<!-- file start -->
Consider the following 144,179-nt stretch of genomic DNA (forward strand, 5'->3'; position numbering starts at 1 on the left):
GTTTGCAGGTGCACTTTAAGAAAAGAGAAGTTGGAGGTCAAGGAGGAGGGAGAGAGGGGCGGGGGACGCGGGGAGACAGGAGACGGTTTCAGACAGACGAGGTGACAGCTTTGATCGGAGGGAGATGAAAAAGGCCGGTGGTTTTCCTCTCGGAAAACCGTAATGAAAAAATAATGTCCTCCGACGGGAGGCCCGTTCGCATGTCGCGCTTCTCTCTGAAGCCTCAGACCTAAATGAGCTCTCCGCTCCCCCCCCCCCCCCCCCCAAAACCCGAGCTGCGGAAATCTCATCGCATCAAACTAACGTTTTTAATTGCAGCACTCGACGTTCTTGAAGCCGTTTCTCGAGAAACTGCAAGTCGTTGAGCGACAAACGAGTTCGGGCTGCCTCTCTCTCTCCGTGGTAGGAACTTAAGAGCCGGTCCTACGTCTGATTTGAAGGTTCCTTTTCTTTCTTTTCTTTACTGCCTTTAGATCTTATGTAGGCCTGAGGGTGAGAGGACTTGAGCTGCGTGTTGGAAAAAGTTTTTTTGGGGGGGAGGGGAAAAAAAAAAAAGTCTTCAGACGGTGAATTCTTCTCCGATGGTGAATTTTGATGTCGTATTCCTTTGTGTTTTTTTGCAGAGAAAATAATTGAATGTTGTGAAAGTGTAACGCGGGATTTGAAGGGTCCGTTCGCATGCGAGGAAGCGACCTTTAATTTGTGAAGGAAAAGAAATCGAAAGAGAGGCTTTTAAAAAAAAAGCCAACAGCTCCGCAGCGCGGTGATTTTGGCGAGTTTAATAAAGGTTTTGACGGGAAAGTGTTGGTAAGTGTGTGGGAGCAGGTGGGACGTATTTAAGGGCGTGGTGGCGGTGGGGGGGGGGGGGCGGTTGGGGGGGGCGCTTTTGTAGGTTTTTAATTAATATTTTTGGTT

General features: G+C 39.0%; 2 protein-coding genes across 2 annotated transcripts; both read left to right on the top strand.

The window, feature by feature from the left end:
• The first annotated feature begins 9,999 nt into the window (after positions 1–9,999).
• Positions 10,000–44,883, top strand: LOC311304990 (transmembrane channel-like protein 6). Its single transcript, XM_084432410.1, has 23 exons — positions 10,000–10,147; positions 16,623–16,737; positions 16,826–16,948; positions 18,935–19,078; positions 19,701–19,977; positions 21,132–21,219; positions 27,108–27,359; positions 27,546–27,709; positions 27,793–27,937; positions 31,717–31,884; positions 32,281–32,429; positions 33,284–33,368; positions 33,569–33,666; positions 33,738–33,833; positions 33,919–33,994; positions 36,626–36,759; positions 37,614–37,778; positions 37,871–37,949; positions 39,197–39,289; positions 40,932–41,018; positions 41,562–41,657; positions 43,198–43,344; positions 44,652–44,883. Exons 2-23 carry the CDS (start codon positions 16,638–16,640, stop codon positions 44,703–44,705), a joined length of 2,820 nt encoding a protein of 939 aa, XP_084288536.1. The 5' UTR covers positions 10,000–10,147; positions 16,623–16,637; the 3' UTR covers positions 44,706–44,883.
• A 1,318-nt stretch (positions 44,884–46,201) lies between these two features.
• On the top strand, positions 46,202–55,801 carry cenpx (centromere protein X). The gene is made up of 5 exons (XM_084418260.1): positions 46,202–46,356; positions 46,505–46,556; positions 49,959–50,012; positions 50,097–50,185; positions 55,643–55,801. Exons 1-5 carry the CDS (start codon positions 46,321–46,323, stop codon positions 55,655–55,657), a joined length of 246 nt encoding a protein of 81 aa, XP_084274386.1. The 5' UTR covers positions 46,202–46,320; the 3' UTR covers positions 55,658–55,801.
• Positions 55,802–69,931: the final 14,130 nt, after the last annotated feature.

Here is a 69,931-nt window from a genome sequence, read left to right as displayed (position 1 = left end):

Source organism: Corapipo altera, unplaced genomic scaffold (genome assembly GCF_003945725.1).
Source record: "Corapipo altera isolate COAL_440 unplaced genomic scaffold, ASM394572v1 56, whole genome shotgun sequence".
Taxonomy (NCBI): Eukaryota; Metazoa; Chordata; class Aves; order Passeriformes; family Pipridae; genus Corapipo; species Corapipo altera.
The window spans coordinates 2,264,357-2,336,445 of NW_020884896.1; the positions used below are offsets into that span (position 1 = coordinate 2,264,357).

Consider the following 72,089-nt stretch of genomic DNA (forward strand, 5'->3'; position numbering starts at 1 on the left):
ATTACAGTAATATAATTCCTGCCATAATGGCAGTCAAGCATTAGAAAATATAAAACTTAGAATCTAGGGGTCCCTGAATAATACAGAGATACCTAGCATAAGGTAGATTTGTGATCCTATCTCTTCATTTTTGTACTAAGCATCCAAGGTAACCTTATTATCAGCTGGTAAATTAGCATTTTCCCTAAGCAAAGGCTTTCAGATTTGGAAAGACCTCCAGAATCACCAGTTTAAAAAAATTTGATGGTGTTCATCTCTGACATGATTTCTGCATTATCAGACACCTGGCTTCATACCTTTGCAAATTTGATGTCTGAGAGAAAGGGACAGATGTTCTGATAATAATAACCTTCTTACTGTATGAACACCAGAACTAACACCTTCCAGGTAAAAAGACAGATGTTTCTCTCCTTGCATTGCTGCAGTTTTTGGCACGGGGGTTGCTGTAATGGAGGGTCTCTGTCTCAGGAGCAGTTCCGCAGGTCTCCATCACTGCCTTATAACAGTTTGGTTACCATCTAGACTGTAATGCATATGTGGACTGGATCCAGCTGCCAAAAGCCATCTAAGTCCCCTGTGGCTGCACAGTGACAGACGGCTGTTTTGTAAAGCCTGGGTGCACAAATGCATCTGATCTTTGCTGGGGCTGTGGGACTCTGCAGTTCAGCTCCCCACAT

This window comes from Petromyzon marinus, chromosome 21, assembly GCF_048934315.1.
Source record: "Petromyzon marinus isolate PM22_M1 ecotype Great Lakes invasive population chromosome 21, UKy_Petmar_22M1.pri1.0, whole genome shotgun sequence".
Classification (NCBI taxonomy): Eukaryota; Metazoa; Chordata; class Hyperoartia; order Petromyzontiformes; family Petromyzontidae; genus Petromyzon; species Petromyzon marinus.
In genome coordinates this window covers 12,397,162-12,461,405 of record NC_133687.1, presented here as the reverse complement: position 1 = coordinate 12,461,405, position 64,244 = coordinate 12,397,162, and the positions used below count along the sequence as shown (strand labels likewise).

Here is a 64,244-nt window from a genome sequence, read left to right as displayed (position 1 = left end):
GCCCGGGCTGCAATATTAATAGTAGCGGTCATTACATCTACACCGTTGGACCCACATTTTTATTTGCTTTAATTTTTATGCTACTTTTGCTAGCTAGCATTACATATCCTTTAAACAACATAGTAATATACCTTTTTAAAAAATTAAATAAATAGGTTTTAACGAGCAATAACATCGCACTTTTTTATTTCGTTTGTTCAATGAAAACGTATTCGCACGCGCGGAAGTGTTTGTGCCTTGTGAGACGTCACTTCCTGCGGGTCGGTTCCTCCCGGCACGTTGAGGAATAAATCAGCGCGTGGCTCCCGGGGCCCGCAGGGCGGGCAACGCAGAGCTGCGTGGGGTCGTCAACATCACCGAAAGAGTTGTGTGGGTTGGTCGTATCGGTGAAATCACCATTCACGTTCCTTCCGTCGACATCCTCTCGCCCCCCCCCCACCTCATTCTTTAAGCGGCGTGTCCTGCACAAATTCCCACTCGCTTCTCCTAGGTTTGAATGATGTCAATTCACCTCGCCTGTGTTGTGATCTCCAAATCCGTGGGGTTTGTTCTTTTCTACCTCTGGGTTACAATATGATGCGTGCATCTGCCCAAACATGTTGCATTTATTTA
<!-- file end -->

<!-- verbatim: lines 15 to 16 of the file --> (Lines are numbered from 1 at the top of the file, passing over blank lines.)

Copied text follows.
Consider the following 72,089-nt stretch of genomic DNA (forward strand, 5'->3'; position numbering starts at 1 on the left):
ATTACAGTAATATAATTCCTGCCATAATGGCAGTCAAGCATTAGAAAATATAAAACTTAGAATCTAGGGGTCCCTGAATAATACAGAGATACCTAGCATAAGGTAGATTTGTGATCCTATCTCTTCATTTTTGTACTAAGCATCCAAGGTAACCTTATTATCAGCTGGTAAATTAGCATTTTCCCTAAGCAAAGGCTTTCAGATTTGGAAAGACCTCCAGAATCACCAGTTTAAAAAAATTTGATGGTGTTCATCTCTGACATGATTTCTGCATTATCAGACACCTGGCTTCATACCTTTGCAAATTTGATGTCTGAGAGAAAGGGACAGATGTTCTGATAATAATAACCTTCTTACTGTATGAACACCAGAACTAACACCTTCCAGGTAAAAAGACAGATGTTTCTCTCCTTGCATTGCTGCAGTTTTTGGCACGGGGGTTGCTGTAATGGAGGGTCTCTGTCTCAGGAGCAGTTCCGCAGGTCTCCATCACTGCCTTATAACAGTTTGGTTACCATCTAGACTGTAATGCATATGTGGACTGGATCCAGCTGCCAAAAGCCATCTAAGTCCCCTGTGGCTGCACAGTGACAGACGGCTGTTTTGTAAAGCCTGGGTGCACAAATGCATCTGATCTTTGCTGGGGCTGTGGGACTCTGCAGTTCAGCTCCCCACAT